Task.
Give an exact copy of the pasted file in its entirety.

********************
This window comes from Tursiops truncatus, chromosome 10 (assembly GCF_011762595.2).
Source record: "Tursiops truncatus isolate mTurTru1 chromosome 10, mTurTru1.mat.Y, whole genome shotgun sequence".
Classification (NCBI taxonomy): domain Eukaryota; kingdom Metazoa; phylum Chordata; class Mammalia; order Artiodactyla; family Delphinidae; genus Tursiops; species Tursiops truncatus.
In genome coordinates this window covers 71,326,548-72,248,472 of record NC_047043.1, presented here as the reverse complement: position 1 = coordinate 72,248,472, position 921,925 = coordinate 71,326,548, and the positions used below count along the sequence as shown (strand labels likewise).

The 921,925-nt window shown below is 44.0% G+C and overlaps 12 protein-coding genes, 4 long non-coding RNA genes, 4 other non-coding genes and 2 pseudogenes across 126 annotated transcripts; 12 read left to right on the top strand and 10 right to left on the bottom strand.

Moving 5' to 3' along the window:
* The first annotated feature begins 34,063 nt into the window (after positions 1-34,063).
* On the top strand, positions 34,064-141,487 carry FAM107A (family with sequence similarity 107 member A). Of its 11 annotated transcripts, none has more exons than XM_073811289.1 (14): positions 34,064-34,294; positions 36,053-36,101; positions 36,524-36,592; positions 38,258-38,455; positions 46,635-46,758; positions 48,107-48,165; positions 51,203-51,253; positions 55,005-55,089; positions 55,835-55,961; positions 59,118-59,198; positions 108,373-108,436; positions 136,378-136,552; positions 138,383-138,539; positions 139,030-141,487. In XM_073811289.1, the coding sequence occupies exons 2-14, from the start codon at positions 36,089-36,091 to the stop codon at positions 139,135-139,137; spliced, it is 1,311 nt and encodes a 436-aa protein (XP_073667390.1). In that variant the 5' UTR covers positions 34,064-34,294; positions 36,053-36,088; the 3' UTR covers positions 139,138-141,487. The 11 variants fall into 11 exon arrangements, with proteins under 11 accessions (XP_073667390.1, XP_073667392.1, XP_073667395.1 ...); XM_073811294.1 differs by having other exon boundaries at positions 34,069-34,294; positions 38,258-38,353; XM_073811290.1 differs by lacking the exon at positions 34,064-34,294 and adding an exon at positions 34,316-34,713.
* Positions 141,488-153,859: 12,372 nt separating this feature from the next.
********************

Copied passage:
This window comes from Tursiops truncatus, chromosome 10 (assembly GCF_011762595.2).
Source record: "Tursiops truncatus isolate mTurTru1 chromosome 10, mTurTru1.mat.Y, whole genome shotgun sequence".
Classification (NCBI taxonomy): domain Eukaryota; kingdom Metazoa; phylum Chordata; class Mammalia; order Artiodactyla; family Delphinidae; genus Tursiops; species Tursiops truncatus.
In genome coordinates this window covers 71,326,548-72,248,472 of record NC_047043.1, presented here as the reverse complement: position 1 = coordinate 72,248,472, position 921,925 = coordinate 71,326,548, and the positions used below count along the sequence as shown (strand labels likewise).

The 921,925-nt window shown below is 44.0% G+C and overlaps 12 protein-coding genes, 4 long non-coding RNA genes, 4 other non-coding genes and 2 pseudogenes across 126 annotated transcripts; 12 read left to right on the top strand and 10 right to left on the bottom strand.

Moving 5' to 3' along the window:
* The first annotated feature begins 34,063 nt into the window (after positions 1-34,063).
* On the top strand, positions 34,064-141,487 carry FAM107A (family with sequence similarity 107 member A). Of its 11 annotated transcripts, none has more exons than XM_073811289.1 (14): positions 34,064-34,294; positions 36,053-36,101; positions 36,524-36,592; positions 38,258-38,455; positions 46,635-46,758; positions 48,107-48,165; positions 51,203-51,253; positions 55,005-55,089; positions 55,835-55,961; positions 59,118-59,198; positions 108,373-108,436; positions 136,378-136,552; positions 138,383-138,539; positions 139,030-141,487. In XM_073811289.1, the coding sequence occupies exons 2-14, from the start codon at positions 36,089-36,091 to the stop codon at positions 139,135-139,137; spliced, it is 1,311 nt and encodes a 436-aa protein (XP_073667390.1). In that variant the 5' UTR covers positions 34,064-34,294; positions 36,053-36,088; the 3' UTR covers positions 139,138-141,487. The 11 variants fall into 11 exon arrangements, with proteins under 11 accessions (XP_073667390.1, XP_073667392.1, XP_073667395.1 ...); XM_073811294.1 differs by having other exon boundaries at positions 34,069-34,294; positions 38,258-38,353; XM_073811290.1 differs by lacking the exon at positions 34,064-34,294 and adding an exon at positions 34,316-34,713.
* Positions 141,488-153,859: 12,372 nt separating this feature from the next.